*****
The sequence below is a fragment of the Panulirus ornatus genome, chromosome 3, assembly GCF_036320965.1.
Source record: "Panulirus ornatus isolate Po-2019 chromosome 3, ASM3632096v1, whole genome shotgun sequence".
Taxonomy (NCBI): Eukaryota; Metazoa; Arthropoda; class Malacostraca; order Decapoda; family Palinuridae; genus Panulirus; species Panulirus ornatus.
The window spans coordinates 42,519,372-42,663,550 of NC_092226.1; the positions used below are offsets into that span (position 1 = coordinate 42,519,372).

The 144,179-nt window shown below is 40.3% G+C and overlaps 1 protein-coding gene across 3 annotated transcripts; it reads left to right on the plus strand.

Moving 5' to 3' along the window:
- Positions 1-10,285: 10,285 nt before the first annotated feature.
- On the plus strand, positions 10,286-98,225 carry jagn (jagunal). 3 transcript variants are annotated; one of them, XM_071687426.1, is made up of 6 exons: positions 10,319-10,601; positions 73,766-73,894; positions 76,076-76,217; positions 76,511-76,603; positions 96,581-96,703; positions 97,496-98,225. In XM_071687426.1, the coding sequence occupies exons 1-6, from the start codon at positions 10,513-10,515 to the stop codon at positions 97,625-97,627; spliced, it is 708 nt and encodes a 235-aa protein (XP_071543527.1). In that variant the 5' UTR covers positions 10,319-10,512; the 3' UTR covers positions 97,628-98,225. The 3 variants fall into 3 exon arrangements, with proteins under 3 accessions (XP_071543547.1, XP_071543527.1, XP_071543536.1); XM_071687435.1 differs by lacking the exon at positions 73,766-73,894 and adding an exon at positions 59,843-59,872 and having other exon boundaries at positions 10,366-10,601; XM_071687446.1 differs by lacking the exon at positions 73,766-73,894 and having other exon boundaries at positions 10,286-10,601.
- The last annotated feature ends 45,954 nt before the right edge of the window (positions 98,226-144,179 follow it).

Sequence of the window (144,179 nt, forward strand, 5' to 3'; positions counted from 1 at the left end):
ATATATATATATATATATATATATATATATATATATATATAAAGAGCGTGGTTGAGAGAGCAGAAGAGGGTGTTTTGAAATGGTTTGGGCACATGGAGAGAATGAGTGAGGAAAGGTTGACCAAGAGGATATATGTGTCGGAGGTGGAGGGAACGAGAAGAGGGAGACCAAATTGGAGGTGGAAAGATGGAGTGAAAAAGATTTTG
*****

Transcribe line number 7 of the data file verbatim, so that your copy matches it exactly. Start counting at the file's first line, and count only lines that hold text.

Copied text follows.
- Positions 1-10,285: 10,285 nt before the first annotated feature.